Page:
Michael Gove has denied claims he exaggerated the impact of EU fishing policies on his father’s business to advance the case for Brexit.
The co-convener of the Leave campaign told a live television debate last week that the Common Fisheries Policy had “destroyed” his father’s business. The comment was underlined in a BBC documentary at the weekend, in which Ernest Gove himself said the CFP had “ruined the Scottish fishing industry”.
However, a report in the Guardian suggested Mr Gove snr had sold his Aberdeen fish processing business 30 years ago, rather than losing it due to pressures from the EU.
In a telephone interview, the justice secretary’s father told the newspaper: “It wasn’t any hardship or things like that. I just decided to call it a day and sold up my business and went on to work with someone else.”
Speaking in another live television debate on the EU last night, Mr Gove jnr hit out at the claims about his father’s business.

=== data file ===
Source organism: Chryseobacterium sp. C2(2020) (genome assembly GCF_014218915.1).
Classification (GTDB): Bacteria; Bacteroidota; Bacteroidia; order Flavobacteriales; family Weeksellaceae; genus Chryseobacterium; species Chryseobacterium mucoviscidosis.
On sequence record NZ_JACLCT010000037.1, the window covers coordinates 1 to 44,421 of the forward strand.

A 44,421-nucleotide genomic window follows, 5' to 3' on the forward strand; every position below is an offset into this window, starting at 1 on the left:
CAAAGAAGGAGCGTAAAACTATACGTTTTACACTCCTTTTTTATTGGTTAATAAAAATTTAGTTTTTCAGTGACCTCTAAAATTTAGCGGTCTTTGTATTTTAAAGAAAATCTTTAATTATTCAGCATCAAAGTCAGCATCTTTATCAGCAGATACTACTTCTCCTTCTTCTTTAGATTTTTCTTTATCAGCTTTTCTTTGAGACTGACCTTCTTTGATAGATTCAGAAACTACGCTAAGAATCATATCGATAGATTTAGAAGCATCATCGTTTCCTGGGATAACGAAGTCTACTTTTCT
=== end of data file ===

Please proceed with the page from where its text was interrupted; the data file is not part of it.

“My dad was rung up by a reporter from the Guardian who tried to put words into his mouth,” he said. “My dad has been clear, he was clear to the BBC on Sunday night, he was clear to me when I was a boy, that the business that he invested so much care and time in had to close as a result of the Common Fisheries Policy.”
Speaking on the BBC, Mr Gove jnr became emotional as he described how his father had hired two boys from the care system to work at EE Gove and Sons, giving them a place to stay in a spare room at his business.
“Those boys lost their home as a result of what happened. I know what my dad went through when I was a schoolboy and I don’t think that the Guardian or anyone else should belittle his suffering or try to get a 79-year-old man to serve their agenda instead of agreeing and being proud of what his son does.”
The Guardian last night published a full transcript of its interview with Mr Gove snr, and said the content has not been disputed.